ALGIERS (Reuters) - Algerians, many of them weeping, queued at a hospital on Thursday to identify the victims of the country’s worst plane disaster which killed 257 people.
The Russian Ilyushin Il-76 military transporter crashed on Wednesday after takeoff from the Boufarik air base southwest of Algiers. Witnesses said a wing had caught fire.
Most of the dead were soldiers but also included some members of the Polisario Front, an Algerian-backed group fighting for the independence of neighboring Western Sahara, a territory also claimed by Morocco in a long-running dispute.
The plane, which had also been carrying refugees, had been heading to Tindouf on the border with Western Sahara, where tens of thousands of people displaced by the standoff live in camps.
Relatives hugged coffins draped in the Algerian flag after receiving the bodies of their kin at a military hospital in Algiers where victims had been brought. Many women prayed while others held up pictures of dead relatives.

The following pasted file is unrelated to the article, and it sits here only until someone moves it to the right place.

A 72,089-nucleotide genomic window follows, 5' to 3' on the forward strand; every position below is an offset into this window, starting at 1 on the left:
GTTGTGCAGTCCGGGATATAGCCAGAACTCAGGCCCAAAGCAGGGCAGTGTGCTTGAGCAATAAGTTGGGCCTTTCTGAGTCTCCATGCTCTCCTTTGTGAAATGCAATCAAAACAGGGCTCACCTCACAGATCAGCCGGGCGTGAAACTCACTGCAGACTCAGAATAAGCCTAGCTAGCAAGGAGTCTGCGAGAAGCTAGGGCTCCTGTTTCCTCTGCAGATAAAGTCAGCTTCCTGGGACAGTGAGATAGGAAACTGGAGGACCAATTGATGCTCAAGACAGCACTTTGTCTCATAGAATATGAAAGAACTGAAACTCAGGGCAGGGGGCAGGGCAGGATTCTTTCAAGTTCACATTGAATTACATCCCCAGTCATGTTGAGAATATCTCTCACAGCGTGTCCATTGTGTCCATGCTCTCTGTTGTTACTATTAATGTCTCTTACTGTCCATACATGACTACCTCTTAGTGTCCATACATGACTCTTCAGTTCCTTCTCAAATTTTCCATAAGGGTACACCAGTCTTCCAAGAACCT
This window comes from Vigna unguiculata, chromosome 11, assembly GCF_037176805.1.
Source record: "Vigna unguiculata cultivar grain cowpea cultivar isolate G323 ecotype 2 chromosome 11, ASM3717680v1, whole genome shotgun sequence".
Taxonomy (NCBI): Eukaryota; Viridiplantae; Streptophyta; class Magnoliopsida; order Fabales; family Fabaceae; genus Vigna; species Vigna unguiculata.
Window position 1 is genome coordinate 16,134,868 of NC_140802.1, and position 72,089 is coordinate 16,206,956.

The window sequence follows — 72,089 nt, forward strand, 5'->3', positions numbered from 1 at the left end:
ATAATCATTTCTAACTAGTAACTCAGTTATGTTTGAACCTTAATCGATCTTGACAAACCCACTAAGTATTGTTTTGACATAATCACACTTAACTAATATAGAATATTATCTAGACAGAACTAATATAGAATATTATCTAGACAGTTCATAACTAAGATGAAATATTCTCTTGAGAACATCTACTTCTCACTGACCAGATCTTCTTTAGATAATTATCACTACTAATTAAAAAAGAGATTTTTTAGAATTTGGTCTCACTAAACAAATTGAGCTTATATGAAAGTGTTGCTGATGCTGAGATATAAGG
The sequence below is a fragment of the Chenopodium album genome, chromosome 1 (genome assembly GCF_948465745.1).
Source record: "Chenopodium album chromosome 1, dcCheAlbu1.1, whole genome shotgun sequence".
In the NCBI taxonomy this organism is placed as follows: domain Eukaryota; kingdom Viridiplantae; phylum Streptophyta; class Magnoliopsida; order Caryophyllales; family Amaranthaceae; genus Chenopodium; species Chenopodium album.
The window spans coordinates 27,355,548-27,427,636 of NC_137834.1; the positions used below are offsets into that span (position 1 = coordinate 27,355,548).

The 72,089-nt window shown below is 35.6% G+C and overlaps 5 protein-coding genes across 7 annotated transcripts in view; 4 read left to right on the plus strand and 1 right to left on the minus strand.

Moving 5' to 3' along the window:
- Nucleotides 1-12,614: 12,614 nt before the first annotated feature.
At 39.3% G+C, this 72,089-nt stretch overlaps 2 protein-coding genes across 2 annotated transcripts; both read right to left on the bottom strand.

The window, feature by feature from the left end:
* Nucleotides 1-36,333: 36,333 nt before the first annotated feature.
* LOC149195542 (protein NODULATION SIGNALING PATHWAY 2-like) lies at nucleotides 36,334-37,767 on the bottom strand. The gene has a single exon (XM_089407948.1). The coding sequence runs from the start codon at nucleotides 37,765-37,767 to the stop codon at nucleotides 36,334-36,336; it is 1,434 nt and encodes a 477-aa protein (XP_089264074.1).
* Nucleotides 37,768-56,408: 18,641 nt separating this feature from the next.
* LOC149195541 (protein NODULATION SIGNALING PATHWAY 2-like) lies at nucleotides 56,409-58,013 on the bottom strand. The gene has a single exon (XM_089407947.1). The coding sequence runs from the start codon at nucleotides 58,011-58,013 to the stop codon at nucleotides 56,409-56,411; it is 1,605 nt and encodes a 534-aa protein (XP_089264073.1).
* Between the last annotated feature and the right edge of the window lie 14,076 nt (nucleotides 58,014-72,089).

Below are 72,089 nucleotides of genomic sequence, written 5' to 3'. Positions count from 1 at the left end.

“You feel as you have lost your brother. I lost two of my friends in this crash,” 20-year old Ahmed said.
Most merchants near the airbase remained closed for business in a mark of respect for the dead and their families.
“We are shocked. It’s not time to think about money. Yesterday’s scenes are still in our memories,” said Mohamed, standing near his shop.
“My friend survived the plane (crash) but he is still in hospital,” said Djamel, one of dozens of people who gathered near the crash site on Thursday.
State radio said the pilot had averted an even worse disaster by bringing the plane down in a field away from a nearby busy highway.
“The plane will crash. I’ll try to prevent it from crashing into a built-up area,” the pilot told the control tower, according to the radio.
Victims come from across the vast North African country, including the capital Algiers, where tens of people gathered outside the home of Seddiki Mehre, the plane’s co-pilot.
“We are very sad. We are waiting for the body. His wife and three children are in a pitiful state,” said Seddiki Rabie, his father.
Reporting by Hamid Ould Ahmed and Abelaziz Boumzar; Writing by Ulf Laessing; Editing by Richard Balmforth